The Lean Scrum


Note: This is post is formed from extracts of a talk given at PHP London 2012 rather than a fully fleshed out post

What is Lean and What is Scrum

Lean is a product development methodology introduced by Eric Reis. Scrum is a software development / project management methodology widely used in the industry. What’s interesting is that they both have roots in lean manufacturing and there is a lot of synergy between the two.

Scrum is a process for the management of software projects. Its aims are:

  • Consistent delivery of features
  • Increased productivity (through minimized interruptions)
  • Visibily of progress being made so scope, resource and deadlines can be managed

Essentially you have a prioritized backlog that gets organised into short sprints and completed and interated on.

Lean is a process for the development of a successful product. Its aims are:

  • Finding product market fit / create a successful product
  • Eliminating waste

You have a build, measure learn cycle aimed to allow pivots (changes in direction)

The emphasis in Scrum is more around the development and the development team whereas with lean the emphasis is on the product and product managers.

Both have a strong emphasis on fast delivery and both emphasise iterating on small chunks of work.

What happens we throw these two together?

The best way I can describe combining Lean and Scrum is the foundation, lean is the attitude.

  • Product owners - synchronize the build, learn, measure cycle with the sprint cycle
  • Product owners - add assumptions and validation to the backlog / user stories
  • Developers - be very strict on whether in asking whether or not something fits into this user story.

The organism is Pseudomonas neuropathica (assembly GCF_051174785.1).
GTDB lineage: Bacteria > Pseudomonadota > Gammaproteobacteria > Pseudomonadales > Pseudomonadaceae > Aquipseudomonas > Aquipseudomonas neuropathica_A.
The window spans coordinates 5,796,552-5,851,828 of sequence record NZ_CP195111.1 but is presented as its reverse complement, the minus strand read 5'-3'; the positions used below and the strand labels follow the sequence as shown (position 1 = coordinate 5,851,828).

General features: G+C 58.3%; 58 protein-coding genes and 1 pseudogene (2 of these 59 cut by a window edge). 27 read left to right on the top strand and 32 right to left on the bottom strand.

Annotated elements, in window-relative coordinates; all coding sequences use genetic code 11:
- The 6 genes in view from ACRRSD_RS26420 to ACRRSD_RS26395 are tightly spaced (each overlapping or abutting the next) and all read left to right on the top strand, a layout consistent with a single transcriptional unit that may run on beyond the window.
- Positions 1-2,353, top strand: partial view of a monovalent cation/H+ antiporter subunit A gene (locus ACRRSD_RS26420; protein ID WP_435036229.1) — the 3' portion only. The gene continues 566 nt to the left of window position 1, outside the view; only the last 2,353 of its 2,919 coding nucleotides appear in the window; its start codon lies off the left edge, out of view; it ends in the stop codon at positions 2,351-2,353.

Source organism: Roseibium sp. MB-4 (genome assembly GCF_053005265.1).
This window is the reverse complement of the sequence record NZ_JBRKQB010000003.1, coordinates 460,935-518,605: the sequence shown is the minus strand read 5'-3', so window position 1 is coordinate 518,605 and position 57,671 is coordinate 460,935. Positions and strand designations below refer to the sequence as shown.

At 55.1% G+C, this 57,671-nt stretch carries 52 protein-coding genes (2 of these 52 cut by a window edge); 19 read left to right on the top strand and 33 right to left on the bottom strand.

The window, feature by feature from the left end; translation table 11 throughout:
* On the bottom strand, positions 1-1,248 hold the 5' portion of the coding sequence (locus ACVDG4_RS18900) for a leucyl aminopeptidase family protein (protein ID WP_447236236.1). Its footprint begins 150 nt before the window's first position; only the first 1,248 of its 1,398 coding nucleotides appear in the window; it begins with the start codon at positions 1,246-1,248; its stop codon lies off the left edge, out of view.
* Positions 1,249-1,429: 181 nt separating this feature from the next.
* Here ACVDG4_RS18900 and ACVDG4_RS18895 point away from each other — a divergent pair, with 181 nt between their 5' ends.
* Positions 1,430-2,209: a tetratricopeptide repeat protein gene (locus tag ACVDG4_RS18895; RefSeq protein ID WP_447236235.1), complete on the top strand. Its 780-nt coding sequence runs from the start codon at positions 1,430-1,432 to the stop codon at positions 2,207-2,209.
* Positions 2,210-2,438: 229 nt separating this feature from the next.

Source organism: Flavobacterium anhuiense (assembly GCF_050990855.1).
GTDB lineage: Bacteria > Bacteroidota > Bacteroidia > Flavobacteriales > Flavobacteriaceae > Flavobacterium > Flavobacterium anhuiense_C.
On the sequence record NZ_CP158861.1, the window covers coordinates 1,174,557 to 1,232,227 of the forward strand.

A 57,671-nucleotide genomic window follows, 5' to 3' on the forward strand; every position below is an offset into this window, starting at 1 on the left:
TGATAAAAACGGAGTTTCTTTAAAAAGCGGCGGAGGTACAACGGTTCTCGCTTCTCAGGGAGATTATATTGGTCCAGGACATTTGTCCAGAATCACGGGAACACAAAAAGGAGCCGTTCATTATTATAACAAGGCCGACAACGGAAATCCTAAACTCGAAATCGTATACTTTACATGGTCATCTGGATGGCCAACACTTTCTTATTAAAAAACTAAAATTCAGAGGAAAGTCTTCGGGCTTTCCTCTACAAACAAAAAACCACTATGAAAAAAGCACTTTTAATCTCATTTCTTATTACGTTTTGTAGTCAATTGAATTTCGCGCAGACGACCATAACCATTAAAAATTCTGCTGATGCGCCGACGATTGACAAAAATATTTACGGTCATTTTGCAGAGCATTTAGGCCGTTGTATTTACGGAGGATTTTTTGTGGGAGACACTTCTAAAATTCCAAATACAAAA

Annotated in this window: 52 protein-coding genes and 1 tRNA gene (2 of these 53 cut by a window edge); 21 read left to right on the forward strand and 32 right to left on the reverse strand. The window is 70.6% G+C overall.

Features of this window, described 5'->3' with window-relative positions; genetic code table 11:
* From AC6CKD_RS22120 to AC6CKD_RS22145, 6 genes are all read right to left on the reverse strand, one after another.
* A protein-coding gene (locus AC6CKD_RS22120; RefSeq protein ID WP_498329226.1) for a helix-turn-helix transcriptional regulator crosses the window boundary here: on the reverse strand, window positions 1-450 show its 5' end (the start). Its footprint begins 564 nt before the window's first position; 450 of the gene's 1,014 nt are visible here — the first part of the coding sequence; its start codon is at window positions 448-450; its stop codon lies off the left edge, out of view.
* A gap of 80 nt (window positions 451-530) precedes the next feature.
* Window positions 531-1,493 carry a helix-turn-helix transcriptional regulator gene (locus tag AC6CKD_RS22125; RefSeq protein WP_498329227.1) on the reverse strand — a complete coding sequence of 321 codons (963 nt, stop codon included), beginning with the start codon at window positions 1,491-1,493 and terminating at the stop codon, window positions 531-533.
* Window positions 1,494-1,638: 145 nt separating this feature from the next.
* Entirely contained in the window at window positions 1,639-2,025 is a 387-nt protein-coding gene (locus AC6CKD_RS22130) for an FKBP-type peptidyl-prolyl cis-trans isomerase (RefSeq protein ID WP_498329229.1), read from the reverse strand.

• Developers - always ask yourself “is this a problem we’re having right now”. Can it wait until the next sprint, if it can it can usually wait another 5 or 6 sprints.
  • Developers - add metric gathering as part of the done definition.

It helps if you have a good Scrum Master that understands Lean

Pitfalls

By focusing on two processes inside a single company you run the risk of loosing focus and failing at both. Particularly if different people have different interests.

  • Bad scrum is an excuse for no planning and chaos
  • Bad lean is an excuse for half baked product

How to avoid the pitfalls

Focus on where the two align and bring Lean thinking into your Scrum process.

With Scrum, aim for:

  • Strict planning
  • Well managed backlog

With Lean, aim for:

  • Validated learning - making assumptions and gathering data
  • A high quality MVP

The key thing you should aim for with both of these things is alignment and synchronization. Everyone must be working towards the same goals at the same time.

Conclusion

The to methodologies have a lot of overlap. A focus on short cycles, fast delivery and using information to guide decisions.

What’s interesting is that the two can support each to help improve both processes. Applying Lean thinking to backlog grooming results in a better backlog and applying the Scrum framework to Lean thinking gives it a more practical platform for delivery.

If we take the scrum framework and apply lean thinking it allows us to pivot frequently by achieving consistent delivery.


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Copyright © 2017, Linus Norton.